As a high school student in the digital age, the most (or only) snail mail you are going to get will likely come from colleges -- and you might be getting tons of it. So why exactly are you suddenly surrounded by piles of glossy brochures and “invitations to apply" from universities you've never heard of, are not interested in or don't think you can get into? Why is your email inbox being bombarded to the point where you're wondering why such a well-reputed university is getting so spammy?
Actually, there's no big secret surrounding your new pen pal wannabes. It's called marketing.
When you took the PSAT, SAT or ACT, there was a box to check if you agreed to share your mailing address and/or email address with colleges. On the PSAT and SAT, you will be asked if you want to opt into the College Board's Student Search Service, and on the ACT, it's called Educational Opportunity Service. Your mailbox is being bombarded by schools who have paid to obtain your contact information and other info that you provided during the test.
However, the College Board says on its website that if you do opt in to its Search Service, it does not share your exact scores with colleges and scholarship organizations: "By opting in, you authorize the College Board to provide colleges and scholarship organizations with limited personal information. Institutions may use this information to select students within a range of scores, but they do not receive individual test scores, grades, telephone numbers or Social Security numbers."
A few other ways that your contact info got into the hands of colleges:
Does this mean that the colleges who contact you approve of your test score range and want you to apply? Does this mean that only the colleges who like you are sending you mail? To put it simply — no.
As part of their marketing campaigns (some of which are more aggressive and well-funded than others), schools regularly purchase the contact information of high school students in bulk. Usually, the schools are targeting students who fall into a range of GPAs and test scores required for admission. You may also be targeted by colleges simply because you are located in the same state or region, or because when you took the test you indicated interest in a specific major or area of study for which the school is recruiting.
You should be aware that the main motivation behind these marketing efforts is to attract as many students as possible to apply, even though those "invitations to apply" have nothing to do with an actual acceptance. An article on PBS.org reported that if a college receives a larger number of applicants but remains selective about how many of those applicants are accepted, the college's ranking is boosted.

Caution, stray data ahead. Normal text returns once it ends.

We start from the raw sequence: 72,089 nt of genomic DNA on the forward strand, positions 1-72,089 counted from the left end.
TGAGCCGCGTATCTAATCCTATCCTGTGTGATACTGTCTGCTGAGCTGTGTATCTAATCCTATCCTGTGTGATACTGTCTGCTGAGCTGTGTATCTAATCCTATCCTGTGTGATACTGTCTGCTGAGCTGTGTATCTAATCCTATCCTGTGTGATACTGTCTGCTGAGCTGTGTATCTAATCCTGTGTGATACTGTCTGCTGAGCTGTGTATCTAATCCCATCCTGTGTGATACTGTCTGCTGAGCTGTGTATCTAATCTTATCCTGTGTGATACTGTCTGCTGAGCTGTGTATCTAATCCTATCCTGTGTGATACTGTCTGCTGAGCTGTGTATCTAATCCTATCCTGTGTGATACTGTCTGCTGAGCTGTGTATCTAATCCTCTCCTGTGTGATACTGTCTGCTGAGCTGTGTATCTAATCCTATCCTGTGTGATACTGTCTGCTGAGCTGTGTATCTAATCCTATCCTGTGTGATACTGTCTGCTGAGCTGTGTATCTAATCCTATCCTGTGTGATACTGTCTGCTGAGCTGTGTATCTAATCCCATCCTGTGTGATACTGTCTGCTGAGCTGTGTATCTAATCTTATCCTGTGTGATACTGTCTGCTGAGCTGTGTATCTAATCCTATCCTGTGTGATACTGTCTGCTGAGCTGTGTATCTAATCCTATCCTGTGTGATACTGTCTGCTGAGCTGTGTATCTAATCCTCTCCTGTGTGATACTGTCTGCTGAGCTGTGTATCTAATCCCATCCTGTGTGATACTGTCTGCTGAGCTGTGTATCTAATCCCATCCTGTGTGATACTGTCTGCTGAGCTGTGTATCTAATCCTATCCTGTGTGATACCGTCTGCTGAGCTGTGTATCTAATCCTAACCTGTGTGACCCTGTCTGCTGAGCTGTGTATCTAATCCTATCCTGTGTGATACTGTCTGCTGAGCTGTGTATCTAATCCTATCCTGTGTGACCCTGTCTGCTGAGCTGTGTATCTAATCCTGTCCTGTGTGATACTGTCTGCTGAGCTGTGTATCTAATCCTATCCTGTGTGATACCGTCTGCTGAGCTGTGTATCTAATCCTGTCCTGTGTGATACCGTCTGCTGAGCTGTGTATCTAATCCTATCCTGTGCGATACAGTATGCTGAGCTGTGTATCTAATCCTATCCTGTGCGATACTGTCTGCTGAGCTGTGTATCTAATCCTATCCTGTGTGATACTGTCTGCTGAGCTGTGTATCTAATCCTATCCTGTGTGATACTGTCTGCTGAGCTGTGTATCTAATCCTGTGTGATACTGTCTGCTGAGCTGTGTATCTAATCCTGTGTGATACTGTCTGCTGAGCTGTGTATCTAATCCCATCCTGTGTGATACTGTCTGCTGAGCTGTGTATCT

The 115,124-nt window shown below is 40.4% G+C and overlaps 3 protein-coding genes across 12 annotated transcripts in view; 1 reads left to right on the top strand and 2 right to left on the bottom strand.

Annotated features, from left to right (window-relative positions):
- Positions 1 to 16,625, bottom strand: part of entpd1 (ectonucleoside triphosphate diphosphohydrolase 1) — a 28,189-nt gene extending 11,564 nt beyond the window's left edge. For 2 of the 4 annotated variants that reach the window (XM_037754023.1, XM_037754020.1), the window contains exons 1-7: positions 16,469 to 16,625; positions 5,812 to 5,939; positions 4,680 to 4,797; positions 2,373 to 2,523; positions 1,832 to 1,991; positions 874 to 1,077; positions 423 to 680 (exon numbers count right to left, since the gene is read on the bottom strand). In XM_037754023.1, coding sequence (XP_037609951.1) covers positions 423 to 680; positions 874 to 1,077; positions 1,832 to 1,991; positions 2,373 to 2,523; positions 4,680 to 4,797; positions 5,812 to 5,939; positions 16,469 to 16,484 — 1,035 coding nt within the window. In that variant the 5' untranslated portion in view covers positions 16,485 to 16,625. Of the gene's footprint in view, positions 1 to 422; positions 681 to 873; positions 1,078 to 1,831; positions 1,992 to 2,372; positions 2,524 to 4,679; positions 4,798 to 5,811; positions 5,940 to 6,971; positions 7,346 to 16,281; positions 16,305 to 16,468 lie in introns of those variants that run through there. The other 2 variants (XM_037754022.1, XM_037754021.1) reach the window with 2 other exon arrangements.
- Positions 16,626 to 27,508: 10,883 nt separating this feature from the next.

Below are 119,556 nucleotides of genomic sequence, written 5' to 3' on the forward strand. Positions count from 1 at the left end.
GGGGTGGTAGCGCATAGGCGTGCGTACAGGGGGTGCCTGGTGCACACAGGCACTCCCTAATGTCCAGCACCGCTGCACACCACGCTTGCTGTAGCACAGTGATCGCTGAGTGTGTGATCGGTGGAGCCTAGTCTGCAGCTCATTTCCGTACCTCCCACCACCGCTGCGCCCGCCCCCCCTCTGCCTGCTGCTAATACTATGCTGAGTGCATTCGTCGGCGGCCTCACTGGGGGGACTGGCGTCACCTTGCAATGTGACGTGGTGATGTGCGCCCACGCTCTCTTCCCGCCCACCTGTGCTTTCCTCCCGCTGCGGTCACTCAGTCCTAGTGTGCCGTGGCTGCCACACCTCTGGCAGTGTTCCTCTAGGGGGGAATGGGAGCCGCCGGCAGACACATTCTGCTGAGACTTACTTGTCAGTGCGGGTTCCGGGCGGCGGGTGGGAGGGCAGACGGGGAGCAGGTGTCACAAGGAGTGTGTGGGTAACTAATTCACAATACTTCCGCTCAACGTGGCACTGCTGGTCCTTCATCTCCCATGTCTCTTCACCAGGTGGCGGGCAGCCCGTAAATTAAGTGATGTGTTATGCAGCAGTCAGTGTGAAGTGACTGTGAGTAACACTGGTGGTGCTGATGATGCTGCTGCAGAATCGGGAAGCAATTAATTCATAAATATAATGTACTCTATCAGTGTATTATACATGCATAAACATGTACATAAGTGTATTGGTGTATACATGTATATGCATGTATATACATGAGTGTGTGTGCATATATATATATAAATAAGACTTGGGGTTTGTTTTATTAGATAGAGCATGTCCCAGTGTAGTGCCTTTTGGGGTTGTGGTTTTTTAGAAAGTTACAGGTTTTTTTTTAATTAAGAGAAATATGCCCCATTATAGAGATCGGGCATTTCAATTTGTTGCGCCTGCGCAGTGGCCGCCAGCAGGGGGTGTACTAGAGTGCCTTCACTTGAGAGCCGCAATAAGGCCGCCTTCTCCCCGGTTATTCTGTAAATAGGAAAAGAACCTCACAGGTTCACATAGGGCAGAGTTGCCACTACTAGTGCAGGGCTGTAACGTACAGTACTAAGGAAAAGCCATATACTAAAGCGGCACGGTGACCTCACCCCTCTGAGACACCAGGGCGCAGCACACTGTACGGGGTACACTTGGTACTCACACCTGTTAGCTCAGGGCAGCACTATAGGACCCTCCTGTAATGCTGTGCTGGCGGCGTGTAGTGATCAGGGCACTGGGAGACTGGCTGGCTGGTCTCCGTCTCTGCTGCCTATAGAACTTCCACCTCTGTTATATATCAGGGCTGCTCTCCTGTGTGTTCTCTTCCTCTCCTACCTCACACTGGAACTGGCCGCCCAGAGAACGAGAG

Sure, it's nice to feel wanted — but when the mountain of mail and a flooded inbox become a serious distraction from your efforts at selecting the college that is truly right for you, how do you make it all go away?
First, you need to take yourself out of the game. To get your name and contact information removed from the College Board Student Search Service database, fill out this form here. To remove yourself from the ACT database, go here. You can also call the numbers listed on the opt-out forms if you have any questions or would rather talk to someone to get your name removed. However, the schools that have already purchased your contact information will still have access to it, even after you opt out. Eventually, by the midst of your senior year, the mailings and emails should slow down in frequency or stop entirely. But if you want to stop it before then, you will have to deal with each school individually.
For unwanted emails, you can usually scroll down to the very bottom of the email and look for an "Unsubscribe" or "Manage your preferences" link that will lead you to a page where you should be able to remove yourself from the school's email list.
If you see no such link at the bottom of the email, simply mark it as spam and that should do the trick. And if you are still getting frequent emails from colleges of no interest to you, you might have to simply call the admissions office and ask (as nicely as possible) to be removed from their email and snail mail databases.
If you have yet to take the PSAT, SAT or ACT, then be sure NOT to check that box that allows your information to be shared with the College Board and the ACT. In addition, be selective when you communicate with schools – only contact schools you are seriously interested in learning more about.
This is the easy part. If you do see some merit in the mailings and/or emails you've been receiving from certain schools, then you are about to make an admissions officer very happy. The easiest way to keep those glossy booklets coming is to call the number listed on the mailing and ask for more information about the school. To continue receiving email updates from the school, just don't unsubscribe. If you want to take things to the next level and get more serious about applying to the school, just hit reply and ask for more information.
The most important thing here is to not get distracted. Know the criteria you want from a school before you spend a lot of time reading through the brochure or email that you get from an unknown school. That will help you quickly eliminate the schools that are obviously not a match for you. And last but not least: Don't forget the environment. Recycle those unwanted brochures and envelopes instead of just tossing them into the trash!
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